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Well at Work

9 Keys for Working Spouses to Reduce Stress


Two-income families are the norm these days, and with that dual responsibility comes a double-dose of marital, parental, and job stress. But thanks to a recent analysis of more than 400 working couples, in both blue- and white-collar occupations, new light has been shed on how to better navigate through rough waters. Clearly, the overall goal is to be more supportive of your spouse, but interestingly, the impact is far reaching.

Study author Wayne Hochwarter, Ph.D., a professor of business administration at Florida State University, reported that those who had high levels of stress but strong spousal support (when compared to weak support) experienced 50 percent higher rates of satisfaction with their marriage, 33 percent greater likelihood of having positive relationships with co-workers, 30 percent lower likelihood of experiencing guilt associated with home/family neglect, 30 percent lower likelihood of being critical of others (spouse, children) at home, 25 percent higher rates of concentration levels at work, 25 percent lower likelihood of experiencing fatigue at home after work, 25 percent higher rates of satisfaction with the amount of time spent with their children, 20 percent higher views that their careers were heading in the right direction, and 20 percent higher level of job satisfaction.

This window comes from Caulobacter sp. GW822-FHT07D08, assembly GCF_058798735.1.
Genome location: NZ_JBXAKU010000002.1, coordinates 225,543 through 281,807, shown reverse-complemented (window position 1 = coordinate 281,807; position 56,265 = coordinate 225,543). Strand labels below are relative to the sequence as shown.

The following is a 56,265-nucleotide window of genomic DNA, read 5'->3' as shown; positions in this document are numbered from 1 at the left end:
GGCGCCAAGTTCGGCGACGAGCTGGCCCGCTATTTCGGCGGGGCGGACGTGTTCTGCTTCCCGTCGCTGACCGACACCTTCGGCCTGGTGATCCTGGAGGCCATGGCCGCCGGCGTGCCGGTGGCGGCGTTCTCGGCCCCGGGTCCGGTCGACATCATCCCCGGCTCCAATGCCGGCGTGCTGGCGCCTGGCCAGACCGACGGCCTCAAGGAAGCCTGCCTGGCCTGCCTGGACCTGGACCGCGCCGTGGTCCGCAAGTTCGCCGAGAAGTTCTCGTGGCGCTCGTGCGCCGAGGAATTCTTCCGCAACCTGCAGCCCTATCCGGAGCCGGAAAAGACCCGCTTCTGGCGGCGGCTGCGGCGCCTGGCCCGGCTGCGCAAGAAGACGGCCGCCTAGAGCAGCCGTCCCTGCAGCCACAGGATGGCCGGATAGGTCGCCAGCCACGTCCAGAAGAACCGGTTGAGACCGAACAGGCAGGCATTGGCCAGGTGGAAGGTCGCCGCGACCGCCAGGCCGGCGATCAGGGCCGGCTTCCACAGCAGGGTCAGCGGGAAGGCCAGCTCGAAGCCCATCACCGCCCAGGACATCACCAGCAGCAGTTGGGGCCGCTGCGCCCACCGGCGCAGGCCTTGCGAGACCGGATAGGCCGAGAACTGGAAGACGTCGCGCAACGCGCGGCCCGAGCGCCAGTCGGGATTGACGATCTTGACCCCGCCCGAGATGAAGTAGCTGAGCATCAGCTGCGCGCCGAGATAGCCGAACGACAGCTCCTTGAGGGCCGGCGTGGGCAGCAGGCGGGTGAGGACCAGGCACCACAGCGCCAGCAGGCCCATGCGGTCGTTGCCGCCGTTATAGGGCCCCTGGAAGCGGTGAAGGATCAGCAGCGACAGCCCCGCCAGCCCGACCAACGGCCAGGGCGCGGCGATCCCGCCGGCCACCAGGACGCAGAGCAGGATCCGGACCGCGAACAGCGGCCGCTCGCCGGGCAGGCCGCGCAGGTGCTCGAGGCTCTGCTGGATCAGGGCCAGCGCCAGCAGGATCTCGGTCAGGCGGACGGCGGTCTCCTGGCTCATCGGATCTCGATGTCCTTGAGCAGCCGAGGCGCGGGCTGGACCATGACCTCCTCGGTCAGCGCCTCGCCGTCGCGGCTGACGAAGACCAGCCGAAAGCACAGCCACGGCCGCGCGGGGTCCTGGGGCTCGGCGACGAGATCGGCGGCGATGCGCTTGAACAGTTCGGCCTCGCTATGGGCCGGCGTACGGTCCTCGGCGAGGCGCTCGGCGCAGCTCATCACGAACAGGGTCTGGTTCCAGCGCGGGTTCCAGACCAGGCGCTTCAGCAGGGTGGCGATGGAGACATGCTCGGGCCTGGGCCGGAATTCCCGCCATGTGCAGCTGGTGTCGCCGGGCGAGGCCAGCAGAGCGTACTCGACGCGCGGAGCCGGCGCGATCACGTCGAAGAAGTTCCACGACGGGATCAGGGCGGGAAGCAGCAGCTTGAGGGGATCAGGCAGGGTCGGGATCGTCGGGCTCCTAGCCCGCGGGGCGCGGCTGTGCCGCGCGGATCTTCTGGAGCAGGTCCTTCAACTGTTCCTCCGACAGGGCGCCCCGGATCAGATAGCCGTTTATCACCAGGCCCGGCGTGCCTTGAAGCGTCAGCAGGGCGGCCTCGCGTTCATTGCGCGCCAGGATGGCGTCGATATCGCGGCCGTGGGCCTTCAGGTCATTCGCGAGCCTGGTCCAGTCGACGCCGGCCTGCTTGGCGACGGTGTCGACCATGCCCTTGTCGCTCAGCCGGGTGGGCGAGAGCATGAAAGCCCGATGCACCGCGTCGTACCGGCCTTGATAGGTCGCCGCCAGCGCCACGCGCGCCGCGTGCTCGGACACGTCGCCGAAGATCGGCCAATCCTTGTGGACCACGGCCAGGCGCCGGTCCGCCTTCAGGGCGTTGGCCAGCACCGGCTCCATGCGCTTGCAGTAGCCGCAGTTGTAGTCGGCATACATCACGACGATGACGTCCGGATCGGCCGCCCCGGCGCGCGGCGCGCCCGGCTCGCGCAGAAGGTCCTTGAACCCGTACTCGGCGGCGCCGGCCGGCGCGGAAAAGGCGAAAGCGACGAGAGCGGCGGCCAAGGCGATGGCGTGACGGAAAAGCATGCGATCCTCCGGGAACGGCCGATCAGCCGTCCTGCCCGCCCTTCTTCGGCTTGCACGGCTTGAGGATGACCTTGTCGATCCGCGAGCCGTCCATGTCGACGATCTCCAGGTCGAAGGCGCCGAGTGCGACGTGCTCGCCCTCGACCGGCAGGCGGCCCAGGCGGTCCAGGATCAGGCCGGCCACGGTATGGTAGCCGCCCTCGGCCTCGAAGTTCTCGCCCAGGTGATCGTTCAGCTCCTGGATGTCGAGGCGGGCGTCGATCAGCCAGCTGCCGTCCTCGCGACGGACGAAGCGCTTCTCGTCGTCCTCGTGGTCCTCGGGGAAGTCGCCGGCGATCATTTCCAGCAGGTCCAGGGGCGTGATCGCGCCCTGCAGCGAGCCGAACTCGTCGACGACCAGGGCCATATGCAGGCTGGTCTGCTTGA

Says Hochwarter: “When stress enters any relationship, it has the potential to either bind people together or break them apart. Findings strongly confirm this with respect to job tension. What also became obvious was the critical role of communication and trust among spouses; without them, you have a foundation best described as crumbling, even in the best of circumstances.”

The analysis compiled several common characteristics that make up effective spousal support, including:

  1. Awareness of one’s spouse’s daily work demands (i.e., time pressures, lack of resources, deadlines, and supervisors).
  2. Not “forcing support.”
  3. Understanding that communication lines are open regardless of the circumstances.
  4. Recognizing that distancing oneself from the family or lashing out is not a practical way to foster help. In fact, it tends to bring out the worst in others—and even causes the supporting spouse to become distant and act out as well.
  5. Being able to bring one’s spouse back to the middle—up when down in the dumps and down when overly agitated.
  6. Not bombarding the family with complaints about minor workplace irritants.
  7. Not trying to “one-up” one’s spouse in terms of who has had the worse day.
  8. Not being complacent—continuing to work at it. Remaining rational and not automatically casting the spouse as the “bad guy.”
  9. Not keeping a running tab on who is giving and who is getting.

Tags: Stress, Home, Work, Family